Virginia’s new governor is already trying to distinguish his administration.
By James Galloway | Capital News Service
Tight security and steady rain Saturday did not dampen the spirit or the campaign promises of Democrat Terry McAuliffe as he became Virginia’s 72nd governor.
McAuliffe, who has never held elected office, won this past November’s nationally watched election against conservative, Tea Party-endorsed Republican candidate Ken Cuccinelli. McAuliffe succeeds Republican Bob McDonnell as governor.
McAuliffe’s national supporters include President Barack Obama and former President Bill Clinton, for whom McAuliffe raised funds. Clinton was in prominent attendance at the inauguration, as were his wife, former Secretary of State Hillary Clinton, and Maryland Gov. Martin O’Malley.
McAuliffe took the oath of office in a formal morning suit from Virginia Supreme Court Chief Justice Cynthia Kinser. The entire event took place in front of the historic Capitol building designed by Thomas Jefferson in 1785 to resemble a Roman temple.
Speaker of the Virginia House of Delegates William Howell (R-Fredericksburg) opened the ceremony by reminding the audience of about 1,500 people they were not supposed to be using umbrellas. Members of the audience were searched by security – men in trench coats and flat-brimmed hats – sometimes more than once at the same checkpoint.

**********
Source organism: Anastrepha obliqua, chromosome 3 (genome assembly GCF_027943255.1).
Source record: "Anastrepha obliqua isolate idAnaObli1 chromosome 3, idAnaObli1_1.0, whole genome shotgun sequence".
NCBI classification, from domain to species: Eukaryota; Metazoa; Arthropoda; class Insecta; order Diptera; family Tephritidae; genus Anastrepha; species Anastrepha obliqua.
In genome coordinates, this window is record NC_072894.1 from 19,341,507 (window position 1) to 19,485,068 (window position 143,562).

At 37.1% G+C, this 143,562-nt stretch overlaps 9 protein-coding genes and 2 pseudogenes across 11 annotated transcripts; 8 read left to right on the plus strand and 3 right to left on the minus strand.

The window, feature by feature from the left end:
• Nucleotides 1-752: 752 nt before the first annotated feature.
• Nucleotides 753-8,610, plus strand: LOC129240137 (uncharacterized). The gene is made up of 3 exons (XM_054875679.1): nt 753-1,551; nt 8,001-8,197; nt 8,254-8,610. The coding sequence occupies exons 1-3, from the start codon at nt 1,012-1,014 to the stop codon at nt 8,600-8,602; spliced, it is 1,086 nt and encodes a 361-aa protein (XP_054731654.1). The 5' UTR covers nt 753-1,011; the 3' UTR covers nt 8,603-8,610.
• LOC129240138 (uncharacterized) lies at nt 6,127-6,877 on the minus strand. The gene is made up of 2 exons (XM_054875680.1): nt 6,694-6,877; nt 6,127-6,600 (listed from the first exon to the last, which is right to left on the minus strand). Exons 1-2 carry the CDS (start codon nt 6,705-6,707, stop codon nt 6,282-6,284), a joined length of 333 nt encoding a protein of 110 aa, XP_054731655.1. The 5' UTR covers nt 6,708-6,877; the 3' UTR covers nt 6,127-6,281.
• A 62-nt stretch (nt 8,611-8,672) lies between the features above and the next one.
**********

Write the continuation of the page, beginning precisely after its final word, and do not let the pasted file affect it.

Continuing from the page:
“Members and guests are reminded that you’re not supposed to be using your umbrellas,” Howell said, as it rained, heavily at times. “But if you don’t think you’re blocking anybody else’s view, it’s OK with me.”
McAuliffe’s inaugural address echoed themes from his campaign, including expansion of Medicaid, women’s rights, and gay rights.
“The Virginia way” is the national model for fiscal discipline,” McAuliffe said. “We are one of the best states to do business because we have worked together to minimize regulations and to keep taxes low.”
He also called the commonwealth’s business model “a tradition we should be so proud of.”
McAuliffe thanked former Gov. McDonnell for his leadership, noting a smooth transition into his first day as governor.
Near the end of the speech, McAuliffe reminded the public that he was about to issue an executive order putting a $100 limit on gifts to himself and other politicians.
After the ceremony, McAuliffe signed Executive Order No. 1, prohibiting workplace discrimination, with new protections for transgender people.
McAuliffe previously had told a room of reporters in December that he “would be inclined” to issue an additional executive order allowing fee waivers for Freedom of Information Act requests that fall under the “public good.” Such provisions exist in federal law but not in Virginia law. Such an executive order would protect the public from prohibitive costs associated with filing a FOIA request, which can have a chilling effect on disclosure.
The new governor is facing a 20–20 Republican-Democrat split in the Virginia Senate. He noted the value of bipartisan consensus, and again congratulated McDonnell on a job well done, referencing a major transportation bill passed with bipartisan support the previous year.
A 19-gun salute by the Virginia Army National Guard, airmen from the Virginia Air National Guard and members of the Virginia Defense Force preceded a series of appearances by religious leaders, who blessed the inauguration with ceremonial dance and speeches.
Representatives from Virginia’s 11 American Indian tribes performed a blessing march and stopped to play drums in front of the governor. Rabbi Jack Moline of the Agudas Achim Congregation in Alexandria gave McAuliffe his blessing in a speech.